Accidentally at a Halloween Party in a Bar

I’m sitting in a bar on halloween weekend, but I didn’t really mean to. The boys are at a Gymnastics Halloween Party, where neither of them wore their costumes, but Tucker’s face is on the worn-off second day of a werewolf face painting, and oddly, Tyler’s face is painted in my makeup, which led him to ask me fourteen thousand times if his lipstick had worn off before we left. The rest of him is dressed as some kind of karate ninja.

I’ve only been to this restaurant in the day time, for quiet little luncheons with girlfriends. Turns out, this place is like a lady of the night, wearing an entirely different atmosphere after 7 pm. I mean, oh my great day, I went in pursuit of a place to settle in with my laptop and a cup of coffee and quiet Jack Johnson ambiance. Instead, I’m at a Monster Mash, where sports announcers are shouting at me and there are strangely too many onions in my salad which has never been true in my life. I’m the girl who asks for extra onions on an onion sandwich. Or, I would, if anyone ever thought of making an onion sandwich.

Someday soon I will tell you why I have been in bed for three days, why I took my son to the ER and then I became the patient, and what I’ve learned about pencil lead. But I’m not doing that right now.

I’m not doing that right now because I’m busy reminding myself not to go home, or I’ll go back to bed. And I’m reminding myself that I’m sad because my physiology has been through the wringer in the last three days, and this is a pattern I can expect, not a backslidden slope into depression.

As an added bit of irony, the heroines in the book I’m reading are stranded in Laramie, Wyoming because their car broke down and the bartender tells them that most people in that town only live there because their car broke down and they never left. So they are terrified and sad and exhausted, and they are my company this evening.

I’m not talking about hard truths tonight because a girl’s gotta give herself a break from thinking and feeling and processing.

And haven’t I chosen just the place to do it.

I’m going to go back to picking onions out of my salad.  I think Batman and a couple of witchy princesses want my table.

Legos. Markers. Library books. Angry Birds. And Grace.

I cleaned the boys’ bedrooms.

Yes, I know they should clean them on their own. There are many things they should do. Add this to the list.

I laid down the ultimatum a couple of weeks ago – you have an afternoon to clean your room. If you choose not to, then I will clean it for you. And believe me, young men, you do not want me to clean it for you. My process involves trash bags. And no sharpies for labeling and retrieving.

I wonder if every parent ever has tried this tactic. I remember wailing at the kitchen table, grieving the contents of the trash bag, most of all the lavender corduroy pants. (Let’s all just take a moment for lavender cordury pants.) To put away or throw away: that was the question.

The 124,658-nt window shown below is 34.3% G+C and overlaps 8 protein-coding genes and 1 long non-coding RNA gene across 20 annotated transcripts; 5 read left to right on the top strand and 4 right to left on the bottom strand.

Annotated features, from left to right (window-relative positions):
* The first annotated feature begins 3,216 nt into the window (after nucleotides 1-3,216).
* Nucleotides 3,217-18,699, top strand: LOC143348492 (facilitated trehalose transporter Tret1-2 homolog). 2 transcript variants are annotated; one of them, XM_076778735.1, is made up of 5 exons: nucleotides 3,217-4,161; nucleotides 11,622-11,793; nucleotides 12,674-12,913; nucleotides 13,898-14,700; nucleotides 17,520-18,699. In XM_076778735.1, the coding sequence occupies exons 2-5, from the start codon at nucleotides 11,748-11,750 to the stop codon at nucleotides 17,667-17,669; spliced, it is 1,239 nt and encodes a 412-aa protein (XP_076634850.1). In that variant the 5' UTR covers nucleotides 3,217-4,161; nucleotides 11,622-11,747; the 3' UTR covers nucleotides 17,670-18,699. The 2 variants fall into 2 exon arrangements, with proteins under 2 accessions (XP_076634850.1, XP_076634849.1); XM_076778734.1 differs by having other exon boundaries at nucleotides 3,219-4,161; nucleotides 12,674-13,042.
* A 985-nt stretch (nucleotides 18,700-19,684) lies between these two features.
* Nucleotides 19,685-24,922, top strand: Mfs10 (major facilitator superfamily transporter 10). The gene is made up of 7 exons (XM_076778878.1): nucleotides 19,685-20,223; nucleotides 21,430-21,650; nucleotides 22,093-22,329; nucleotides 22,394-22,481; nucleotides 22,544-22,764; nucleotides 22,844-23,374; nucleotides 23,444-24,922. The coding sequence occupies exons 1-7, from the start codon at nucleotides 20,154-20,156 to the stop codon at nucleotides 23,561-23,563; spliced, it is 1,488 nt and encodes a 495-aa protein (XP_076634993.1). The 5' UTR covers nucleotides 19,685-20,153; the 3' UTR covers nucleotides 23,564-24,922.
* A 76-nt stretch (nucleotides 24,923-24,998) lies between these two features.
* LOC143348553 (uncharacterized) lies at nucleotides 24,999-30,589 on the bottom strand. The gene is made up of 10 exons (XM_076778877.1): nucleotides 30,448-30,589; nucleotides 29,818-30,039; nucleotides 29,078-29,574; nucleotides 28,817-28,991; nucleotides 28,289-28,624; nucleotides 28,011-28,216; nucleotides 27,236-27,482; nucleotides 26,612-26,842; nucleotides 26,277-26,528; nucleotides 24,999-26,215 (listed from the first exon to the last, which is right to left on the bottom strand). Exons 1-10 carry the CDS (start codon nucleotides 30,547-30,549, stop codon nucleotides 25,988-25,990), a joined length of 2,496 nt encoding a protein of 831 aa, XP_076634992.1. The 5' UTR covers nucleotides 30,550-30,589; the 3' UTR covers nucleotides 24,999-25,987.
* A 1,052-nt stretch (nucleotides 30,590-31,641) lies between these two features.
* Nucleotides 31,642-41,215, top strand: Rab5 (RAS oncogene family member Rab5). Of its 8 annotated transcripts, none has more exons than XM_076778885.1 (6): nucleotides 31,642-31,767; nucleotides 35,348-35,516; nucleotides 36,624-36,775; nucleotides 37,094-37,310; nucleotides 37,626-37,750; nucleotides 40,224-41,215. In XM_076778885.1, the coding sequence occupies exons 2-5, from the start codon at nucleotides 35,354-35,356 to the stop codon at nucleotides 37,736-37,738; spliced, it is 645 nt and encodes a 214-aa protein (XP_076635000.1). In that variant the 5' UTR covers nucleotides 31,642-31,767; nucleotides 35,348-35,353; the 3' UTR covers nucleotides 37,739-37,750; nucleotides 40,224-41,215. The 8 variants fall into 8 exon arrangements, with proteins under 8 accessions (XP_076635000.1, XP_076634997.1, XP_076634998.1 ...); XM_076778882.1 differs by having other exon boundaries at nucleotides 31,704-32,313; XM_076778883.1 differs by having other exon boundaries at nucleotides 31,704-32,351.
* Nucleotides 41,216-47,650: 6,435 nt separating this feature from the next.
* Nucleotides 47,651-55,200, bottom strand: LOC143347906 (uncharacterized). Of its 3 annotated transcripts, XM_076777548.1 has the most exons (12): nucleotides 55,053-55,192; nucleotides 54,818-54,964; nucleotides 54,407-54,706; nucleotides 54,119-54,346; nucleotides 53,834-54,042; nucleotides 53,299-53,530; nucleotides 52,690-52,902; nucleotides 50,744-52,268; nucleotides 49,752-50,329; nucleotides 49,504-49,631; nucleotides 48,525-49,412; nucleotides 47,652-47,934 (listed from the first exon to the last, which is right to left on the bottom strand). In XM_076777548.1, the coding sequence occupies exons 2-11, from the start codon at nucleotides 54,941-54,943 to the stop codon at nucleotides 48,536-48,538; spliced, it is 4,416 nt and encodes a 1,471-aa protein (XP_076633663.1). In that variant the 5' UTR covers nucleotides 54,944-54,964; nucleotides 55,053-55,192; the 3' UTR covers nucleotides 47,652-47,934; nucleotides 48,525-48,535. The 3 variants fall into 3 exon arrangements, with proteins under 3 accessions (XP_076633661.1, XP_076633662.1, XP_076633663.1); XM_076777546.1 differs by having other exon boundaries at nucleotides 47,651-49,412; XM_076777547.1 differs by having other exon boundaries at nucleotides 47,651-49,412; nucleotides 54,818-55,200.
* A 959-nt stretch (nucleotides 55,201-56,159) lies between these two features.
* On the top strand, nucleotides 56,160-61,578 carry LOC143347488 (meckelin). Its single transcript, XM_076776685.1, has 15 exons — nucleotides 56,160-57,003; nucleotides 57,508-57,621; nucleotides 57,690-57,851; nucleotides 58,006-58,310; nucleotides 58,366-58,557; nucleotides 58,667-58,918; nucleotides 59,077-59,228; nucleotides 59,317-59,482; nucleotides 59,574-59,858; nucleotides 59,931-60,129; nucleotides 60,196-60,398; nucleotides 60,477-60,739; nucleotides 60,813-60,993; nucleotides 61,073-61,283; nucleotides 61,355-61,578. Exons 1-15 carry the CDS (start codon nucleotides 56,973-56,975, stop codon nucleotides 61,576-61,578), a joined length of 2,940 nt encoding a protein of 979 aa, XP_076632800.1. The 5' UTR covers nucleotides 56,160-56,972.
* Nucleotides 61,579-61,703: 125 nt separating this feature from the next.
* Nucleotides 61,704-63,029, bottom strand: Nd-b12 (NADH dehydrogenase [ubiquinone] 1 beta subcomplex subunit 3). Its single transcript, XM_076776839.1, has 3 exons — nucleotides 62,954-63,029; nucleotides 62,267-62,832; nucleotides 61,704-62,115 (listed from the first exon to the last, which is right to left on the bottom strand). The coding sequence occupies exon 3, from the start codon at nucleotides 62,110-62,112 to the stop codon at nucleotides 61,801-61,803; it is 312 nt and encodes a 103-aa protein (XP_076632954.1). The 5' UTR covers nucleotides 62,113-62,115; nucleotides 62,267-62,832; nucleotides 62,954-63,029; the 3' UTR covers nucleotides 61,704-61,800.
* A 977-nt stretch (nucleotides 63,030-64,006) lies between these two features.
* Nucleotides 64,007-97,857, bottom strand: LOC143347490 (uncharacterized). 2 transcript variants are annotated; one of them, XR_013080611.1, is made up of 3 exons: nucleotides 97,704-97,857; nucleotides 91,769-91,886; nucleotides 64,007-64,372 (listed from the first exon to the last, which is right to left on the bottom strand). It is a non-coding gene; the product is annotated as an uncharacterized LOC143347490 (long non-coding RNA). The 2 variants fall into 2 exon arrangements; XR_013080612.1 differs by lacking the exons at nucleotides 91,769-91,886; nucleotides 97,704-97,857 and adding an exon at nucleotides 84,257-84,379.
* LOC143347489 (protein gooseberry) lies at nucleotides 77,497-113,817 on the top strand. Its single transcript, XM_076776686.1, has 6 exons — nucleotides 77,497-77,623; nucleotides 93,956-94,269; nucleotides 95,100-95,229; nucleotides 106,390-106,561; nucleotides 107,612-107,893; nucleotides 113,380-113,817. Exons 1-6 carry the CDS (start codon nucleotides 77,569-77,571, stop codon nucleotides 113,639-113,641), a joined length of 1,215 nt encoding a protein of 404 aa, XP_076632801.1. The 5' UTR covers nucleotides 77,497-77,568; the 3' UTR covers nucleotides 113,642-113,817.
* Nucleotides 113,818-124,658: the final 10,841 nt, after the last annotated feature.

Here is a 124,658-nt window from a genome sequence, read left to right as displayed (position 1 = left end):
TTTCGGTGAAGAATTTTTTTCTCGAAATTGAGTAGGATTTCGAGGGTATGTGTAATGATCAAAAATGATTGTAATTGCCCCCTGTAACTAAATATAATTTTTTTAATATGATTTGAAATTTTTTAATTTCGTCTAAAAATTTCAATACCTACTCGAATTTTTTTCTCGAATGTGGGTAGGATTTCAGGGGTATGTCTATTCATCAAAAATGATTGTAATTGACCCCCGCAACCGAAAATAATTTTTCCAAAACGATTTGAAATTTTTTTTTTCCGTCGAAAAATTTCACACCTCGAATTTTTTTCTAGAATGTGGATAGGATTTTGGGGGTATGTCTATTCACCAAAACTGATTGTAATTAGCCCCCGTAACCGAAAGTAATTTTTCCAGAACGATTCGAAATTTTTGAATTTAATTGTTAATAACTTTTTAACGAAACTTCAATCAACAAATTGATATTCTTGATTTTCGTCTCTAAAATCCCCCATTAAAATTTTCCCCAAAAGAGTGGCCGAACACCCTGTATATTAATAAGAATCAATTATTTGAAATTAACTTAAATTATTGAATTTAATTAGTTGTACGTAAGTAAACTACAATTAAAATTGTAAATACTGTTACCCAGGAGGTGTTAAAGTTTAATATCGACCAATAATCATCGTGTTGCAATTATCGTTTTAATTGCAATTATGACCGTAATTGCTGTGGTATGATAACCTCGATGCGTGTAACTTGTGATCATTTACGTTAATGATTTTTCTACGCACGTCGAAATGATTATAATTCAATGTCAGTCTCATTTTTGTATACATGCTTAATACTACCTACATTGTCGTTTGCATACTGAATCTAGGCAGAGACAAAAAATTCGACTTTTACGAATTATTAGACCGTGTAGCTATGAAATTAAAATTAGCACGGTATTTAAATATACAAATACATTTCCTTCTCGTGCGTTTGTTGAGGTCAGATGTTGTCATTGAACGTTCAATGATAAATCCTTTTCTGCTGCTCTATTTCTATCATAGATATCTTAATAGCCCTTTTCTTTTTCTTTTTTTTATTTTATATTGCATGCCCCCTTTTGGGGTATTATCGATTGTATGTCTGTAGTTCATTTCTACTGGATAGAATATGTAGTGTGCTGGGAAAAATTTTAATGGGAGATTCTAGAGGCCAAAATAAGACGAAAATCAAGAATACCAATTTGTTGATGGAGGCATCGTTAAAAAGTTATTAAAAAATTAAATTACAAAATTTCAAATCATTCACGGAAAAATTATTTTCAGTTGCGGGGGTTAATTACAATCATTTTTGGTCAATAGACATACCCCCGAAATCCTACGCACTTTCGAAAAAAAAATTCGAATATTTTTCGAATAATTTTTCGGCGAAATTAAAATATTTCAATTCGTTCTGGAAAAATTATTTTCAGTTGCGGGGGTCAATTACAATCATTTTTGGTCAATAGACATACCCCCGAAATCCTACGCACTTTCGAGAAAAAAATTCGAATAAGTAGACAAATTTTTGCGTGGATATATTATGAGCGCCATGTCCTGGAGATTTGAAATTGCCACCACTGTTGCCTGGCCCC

My mom still talks about the time this backfired on her. She swept through my brother’s room, filling bag after bag of his stuff, and she told him he could earn it back. Seven years later, he graduated from high school, and my mom found the trash bag of his treasures where she had hidden it in the back of her closet. At that point, my brother said, “It’s all right, Mom. You can have all that stuff.”

I tend to operate well under deadlines, great and small. When I write, I set my timer for 8 minutes and 44 seconds. Nothing sacred about that amount of time, just a good formula that is neither too short nor too long. And if the timer beeps and I have more to say, well, then command-R. Reset and we’re good to go. Check back in with me in another 8:44.

I do the same thing with cleaning. I set my timer for 15 minutes, thinking, ‘surely I can clean for fifteen minutes. I can do anything for fifteen minutes.’ And then I gain so much momentum that by the time those 15 minutes are up, I barely want to pause long enough to make the beeping stop.

Such was the case with the boys’ bedrooms. I was Tazmanian in my degree of productivity.

What I didn’t see coming, as I cleaned the boys’ rooms was the spiritual metaphor in this gift of grace.

In part, they hadn’t cleaned their rooms because – like their mother – they don’t like such menial tasks. But also, they didn’t clean their rooms because they didn’t know where to even begin in this sea of Legos and markers and library books and angry birds and yogurt wrappers and divorced pairs of socks.

I cleaned their slate.

When they came home, when they saw their carpet once again, they spilled with thanks. Thank you, Mommy! Oh, thank you! One of them actually knelt down to the floor to enjoy the plush carpet on his fingers and against his face. Thank you, Mommy.

They wanted out of the mess. They didn’t know where to start.

I get that, guys. Been there too.

Sometimes I Don’t Miss Him

Sometimes, I don’t miss Robb.

(My love, I’m sorry for that sentence. It’s just that it’s true… I don’t always. You mattered and you matter; I loved you and I love you; and there are times when I don’t miss you and – always more shocking to me – I don’t feel sorry for not missing you.)

I don’t miss him when I’m in a social scene that he would have hated, when I know he would have looked at me from across the room and subtly lowered his eyelids to tell me he was tired and would I please, please, please wrap this thing up and begin my farewell tour.